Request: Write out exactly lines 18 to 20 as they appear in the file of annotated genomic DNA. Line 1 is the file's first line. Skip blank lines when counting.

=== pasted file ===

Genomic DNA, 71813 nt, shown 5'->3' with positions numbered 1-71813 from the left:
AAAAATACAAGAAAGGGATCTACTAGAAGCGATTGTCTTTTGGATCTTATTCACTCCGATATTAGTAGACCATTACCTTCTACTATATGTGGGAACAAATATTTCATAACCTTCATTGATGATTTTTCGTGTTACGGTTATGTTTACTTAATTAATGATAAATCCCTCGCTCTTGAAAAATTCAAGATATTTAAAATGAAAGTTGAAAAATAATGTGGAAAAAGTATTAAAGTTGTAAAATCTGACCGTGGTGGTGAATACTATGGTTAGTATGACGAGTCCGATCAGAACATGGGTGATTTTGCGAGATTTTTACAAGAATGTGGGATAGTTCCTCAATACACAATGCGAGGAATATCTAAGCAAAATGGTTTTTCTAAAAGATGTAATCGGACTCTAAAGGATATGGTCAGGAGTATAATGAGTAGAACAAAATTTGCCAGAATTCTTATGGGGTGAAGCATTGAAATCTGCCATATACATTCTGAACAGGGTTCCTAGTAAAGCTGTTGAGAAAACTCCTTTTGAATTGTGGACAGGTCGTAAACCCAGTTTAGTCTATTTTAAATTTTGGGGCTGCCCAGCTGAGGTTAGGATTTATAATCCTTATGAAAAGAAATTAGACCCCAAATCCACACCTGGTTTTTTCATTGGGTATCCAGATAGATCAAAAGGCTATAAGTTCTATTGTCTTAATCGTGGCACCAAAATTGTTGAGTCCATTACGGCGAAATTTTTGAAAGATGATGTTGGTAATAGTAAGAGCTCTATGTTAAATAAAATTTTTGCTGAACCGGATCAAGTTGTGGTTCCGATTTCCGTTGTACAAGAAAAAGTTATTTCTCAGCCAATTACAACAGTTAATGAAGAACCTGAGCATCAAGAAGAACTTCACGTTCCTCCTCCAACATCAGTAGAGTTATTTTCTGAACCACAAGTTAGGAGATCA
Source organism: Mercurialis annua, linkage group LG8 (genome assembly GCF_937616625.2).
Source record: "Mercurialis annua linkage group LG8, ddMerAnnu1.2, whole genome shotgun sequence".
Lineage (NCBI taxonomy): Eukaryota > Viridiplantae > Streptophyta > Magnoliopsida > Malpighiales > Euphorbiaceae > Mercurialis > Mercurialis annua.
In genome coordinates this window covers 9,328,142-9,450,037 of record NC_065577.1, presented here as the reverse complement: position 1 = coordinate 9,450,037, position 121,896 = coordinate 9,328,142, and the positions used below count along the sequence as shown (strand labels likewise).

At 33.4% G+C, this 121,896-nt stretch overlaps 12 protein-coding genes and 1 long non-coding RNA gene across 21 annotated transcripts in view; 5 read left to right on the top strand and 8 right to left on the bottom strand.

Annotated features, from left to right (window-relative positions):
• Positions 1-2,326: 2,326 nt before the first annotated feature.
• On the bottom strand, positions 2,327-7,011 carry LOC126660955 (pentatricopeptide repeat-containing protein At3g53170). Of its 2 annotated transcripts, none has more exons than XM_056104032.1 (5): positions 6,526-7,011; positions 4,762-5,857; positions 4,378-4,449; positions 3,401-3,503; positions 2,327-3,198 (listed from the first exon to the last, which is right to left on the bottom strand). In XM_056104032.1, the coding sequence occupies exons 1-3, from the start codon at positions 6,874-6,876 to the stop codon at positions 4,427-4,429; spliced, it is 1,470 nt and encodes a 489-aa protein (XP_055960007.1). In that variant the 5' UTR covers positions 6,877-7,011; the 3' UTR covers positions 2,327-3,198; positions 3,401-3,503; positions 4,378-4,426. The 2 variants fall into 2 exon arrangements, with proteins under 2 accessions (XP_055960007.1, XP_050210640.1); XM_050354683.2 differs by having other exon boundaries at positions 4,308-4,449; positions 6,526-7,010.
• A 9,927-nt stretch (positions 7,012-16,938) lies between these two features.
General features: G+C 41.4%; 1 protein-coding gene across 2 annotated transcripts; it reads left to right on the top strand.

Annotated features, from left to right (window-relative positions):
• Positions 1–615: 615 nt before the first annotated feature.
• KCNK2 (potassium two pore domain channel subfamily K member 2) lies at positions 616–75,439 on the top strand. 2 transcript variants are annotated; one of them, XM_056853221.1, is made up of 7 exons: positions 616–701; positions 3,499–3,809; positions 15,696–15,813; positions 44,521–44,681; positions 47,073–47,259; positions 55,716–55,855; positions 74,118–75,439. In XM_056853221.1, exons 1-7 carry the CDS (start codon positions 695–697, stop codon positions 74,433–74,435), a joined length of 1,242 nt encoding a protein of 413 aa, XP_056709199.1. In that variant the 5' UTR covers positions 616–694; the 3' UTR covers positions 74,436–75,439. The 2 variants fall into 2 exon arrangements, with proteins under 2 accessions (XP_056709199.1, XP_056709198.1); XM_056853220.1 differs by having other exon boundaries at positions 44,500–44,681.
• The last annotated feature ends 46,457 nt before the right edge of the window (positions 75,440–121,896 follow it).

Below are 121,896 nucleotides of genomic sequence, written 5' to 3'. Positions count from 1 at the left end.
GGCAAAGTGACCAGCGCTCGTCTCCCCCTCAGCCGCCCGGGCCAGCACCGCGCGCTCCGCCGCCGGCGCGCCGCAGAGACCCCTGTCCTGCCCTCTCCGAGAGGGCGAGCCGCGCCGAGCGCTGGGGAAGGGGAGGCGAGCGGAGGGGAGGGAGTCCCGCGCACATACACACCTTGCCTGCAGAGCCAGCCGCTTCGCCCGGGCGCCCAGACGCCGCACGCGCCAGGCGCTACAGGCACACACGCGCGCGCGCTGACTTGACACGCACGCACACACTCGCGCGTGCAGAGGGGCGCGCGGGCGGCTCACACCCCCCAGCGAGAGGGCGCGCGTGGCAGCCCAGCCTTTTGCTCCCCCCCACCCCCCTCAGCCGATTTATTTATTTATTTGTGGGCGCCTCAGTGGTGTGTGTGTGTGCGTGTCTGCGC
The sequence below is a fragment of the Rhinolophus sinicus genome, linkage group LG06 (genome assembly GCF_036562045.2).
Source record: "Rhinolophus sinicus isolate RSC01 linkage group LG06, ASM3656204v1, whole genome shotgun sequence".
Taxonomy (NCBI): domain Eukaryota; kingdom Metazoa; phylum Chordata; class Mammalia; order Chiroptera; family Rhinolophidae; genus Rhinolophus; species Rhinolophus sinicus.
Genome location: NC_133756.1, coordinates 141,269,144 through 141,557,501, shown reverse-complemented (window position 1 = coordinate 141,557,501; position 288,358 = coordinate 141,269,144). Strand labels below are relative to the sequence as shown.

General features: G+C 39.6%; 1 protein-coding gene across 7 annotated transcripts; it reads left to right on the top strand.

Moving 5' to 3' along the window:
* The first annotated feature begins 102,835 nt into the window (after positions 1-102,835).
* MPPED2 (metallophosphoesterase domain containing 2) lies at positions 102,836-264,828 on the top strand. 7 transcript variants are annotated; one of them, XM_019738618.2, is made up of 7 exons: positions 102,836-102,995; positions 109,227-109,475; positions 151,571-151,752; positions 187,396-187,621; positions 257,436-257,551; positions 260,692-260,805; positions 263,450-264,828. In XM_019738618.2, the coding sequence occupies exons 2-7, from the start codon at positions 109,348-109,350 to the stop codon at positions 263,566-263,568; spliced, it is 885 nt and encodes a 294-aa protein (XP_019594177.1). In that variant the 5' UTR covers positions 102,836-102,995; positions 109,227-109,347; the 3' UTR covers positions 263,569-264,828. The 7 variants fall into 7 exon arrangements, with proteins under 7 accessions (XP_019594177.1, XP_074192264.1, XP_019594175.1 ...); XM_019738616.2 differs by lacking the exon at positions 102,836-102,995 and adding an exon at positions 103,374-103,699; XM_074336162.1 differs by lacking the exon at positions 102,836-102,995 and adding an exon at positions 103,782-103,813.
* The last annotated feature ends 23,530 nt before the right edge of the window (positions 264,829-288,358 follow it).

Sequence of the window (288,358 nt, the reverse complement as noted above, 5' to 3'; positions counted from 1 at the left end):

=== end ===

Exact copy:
GGCAAAGTGACCAGCGCTCGTCTCCCCCTCAGCCGCCCGGGCCAGCACCGCGCGCTCCGCCGCCGGCGCGCCGCAGAGACCCCTGTCCTGCCCTCTCCGAGAGGGCGAGCCGCGCCGAGCGCTGGGGAAGGGGAGGCGAGCGGAGGGGAGGGAGTCCCGCGCACATACACACCTTGCCTGCAGAGCCAGCCGCTTCGCCCGGGCGCCCAGACGCCGCACGCGCCAGGCGCTACAGGCACACACGCGCGCGCGCTGACTTGACACGCACGCACACACTCGCGCGTGCAGAGGGGCGCGCGGGCGGCTCACACCCCCCAGCGAGAGGGCGCGCGTGGCAGCCCAGCCTTTTGCTCCCCCCCACCCCCCTCAGCCGATTTATTTATTTATTTGTGGGCGCCTCAGTGGTGTGTGTGTGTGCGTGTCTGCGC
The sequence below is a fragment of the Rhinolophus sinicus genome, linkage group LG06 (genome assembly GCF_036562045.2).
Source record: "Rhinolophus sinicus isolate RSC01 linkage group LG06, ASM3656204v1, whole genome shotgun sequence".